Americans-looking-at-Russians-looking-at-Americans: The ‘USSR Report. USA: Economics, Politics, Ideology’ Series from JPRS
In highlighting this month’s release of Joint Publications Research Service (JPRS) Reports, 1957-1995, we shift our focus from monographs and shorter individual reports to a single series, USSR Report. USA: Economics, Politics, Ideology. This will allow us to indulge in the meta-perspective of Americans-looking-at-Russians-looking-at-Americans across a broad range of issues.
Along with the shift in focus, we’ll travel forward in time as well, from the 1960s of our most recent releases, to 1980. Communist Party General Secretary Leonid Brezhnev was in the last years of his life, the Soviet Union had just invaded Afghanistan, and the economy stumbled along at the tail end of what has been called the Era of Stagnation.
Meanwhile, the United States was boycotting the Moscow Summer Olympics in protest against the Soviet-Afghan War, Ronald Reagan was elected President, and the Iran Hostage Crisis was fresh in the nation's memory. Three Mile Island was still hot. It wasn't quite “morning in America’ (from Reagan’s 1984 campaign), but the Reagan presidency hinted at resurgence. What did the Soviets make of that?
Shift to the Right—Imaginary and Real
SSHA: Ekonomika, Politika, Ideologiya, Moscow, No. 12, December 1979. 17 pages
In hindsight it’s easy for Americans to view the dawn of the Reagan era as clearly portending a shift to the right. The Soviet author here parses a number of polls and official actions to describe a time in American politics when conservative elites were predominant despite being in the minority.
Writing of the influence of the Committee on the Present Danger, the hawkish, long-standing lobbying group of which Reagan himself was a member, the author notes “there are only several hundred people, but the majority of them are among the influential members of the ruling elite.” By contrast, the author cites political analysts T. Levitin and W. Miller writing for the American Political Science Association in saying that “the shift to the left occurred among less notable citizens, therefore both politicians and political observers could have easily ignored it.”
United States of America: With Old Burdens into the 1980s
SSHA: Ekonomika, Politika, Ideologiya, Moscow, No. 1, January 1980. 6 pages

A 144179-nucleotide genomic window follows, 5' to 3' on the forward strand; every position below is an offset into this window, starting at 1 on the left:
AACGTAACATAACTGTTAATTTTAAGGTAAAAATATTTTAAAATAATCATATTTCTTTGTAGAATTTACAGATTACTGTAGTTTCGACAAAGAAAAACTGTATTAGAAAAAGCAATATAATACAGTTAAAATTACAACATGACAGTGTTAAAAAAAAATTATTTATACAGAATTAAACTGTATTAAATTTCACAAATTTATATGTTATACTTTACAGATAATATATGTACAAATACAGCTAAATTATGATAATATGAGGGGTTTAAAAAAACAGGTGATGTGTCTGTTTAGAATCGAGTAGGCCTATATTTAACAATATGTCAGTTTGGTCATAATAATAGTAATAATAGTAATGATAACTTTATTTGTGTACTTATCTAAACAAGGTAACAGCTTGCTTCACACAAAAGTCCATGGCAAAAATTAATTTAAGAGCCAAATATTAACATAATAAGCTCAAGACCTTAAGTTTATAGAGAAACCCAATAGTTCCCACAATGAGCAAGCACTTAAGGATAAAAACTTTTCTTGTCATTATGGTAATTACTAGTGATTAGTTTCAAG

Writing from the depths of the Soviet Union’s own economic morass, the author gleefully quotes Fortune magazine as confirming that in America as well, “In the economic sense, the last decade was fairly bad.”
But here as elsewhere in this series, detente was the primary concern. With the more conservative trend in foreign policy noted above and with America recovering from “Vietnam Syndrome,” military adventurism was making a comeback. This was a reasonable position to take in the era of MX missiles, neutron bombs, and the struggle to get the unratified Strategic Arms Limitation Talks (SALT II) treaty signed in 1979.
Women’s Equality: The Seventies in Review
SSHA: Ekonomika, Politika, Ideologiya, Moscow, No. 3, March 1980. 11 pages
It wasn’t always politics and plutonium in the pages of SSHA; the Soviets spent ample time on social subjects as well. They were very sympathetic to the goals of the National Organization for Women (NOW), and puzzled by the political intransigence against the still-unratified Equal Rights Amendment.
Although the author faults American society overall for its lack of progress in the class struggle, the tone here is largely favorable to the women’s movement in America: “It is obvious that the feminine consciousness has been elevated and the mass mentality has undergone an evolution.” Like the other authors featured above, she notes a “shift to the right in the attitudes of the ruling strata.”
Election Strategy of the President
SSHA: Ekonomika, Politika, Ideologiya, Moscow, No. 5, May 1980. 9 pages
From the second page: “The Americans have stopped participating in government,” he said in a TIME magazine interview. “They have lost faith in their officials, and the time has come to make some fundamental changes.” This could be any U.S. presidential candidate hoping to run as an outsider. It happens to be Jimmy Carter, whose campaign and presidency the author critiques in detail.
But a more interesting observation comes from the Soviets themselves at the end of this article, almost as an afterthought:
In 2007 the movie-going world would come to recognize this as Operation Cyclone, the beginnings of “Charlie Wilson's War.”
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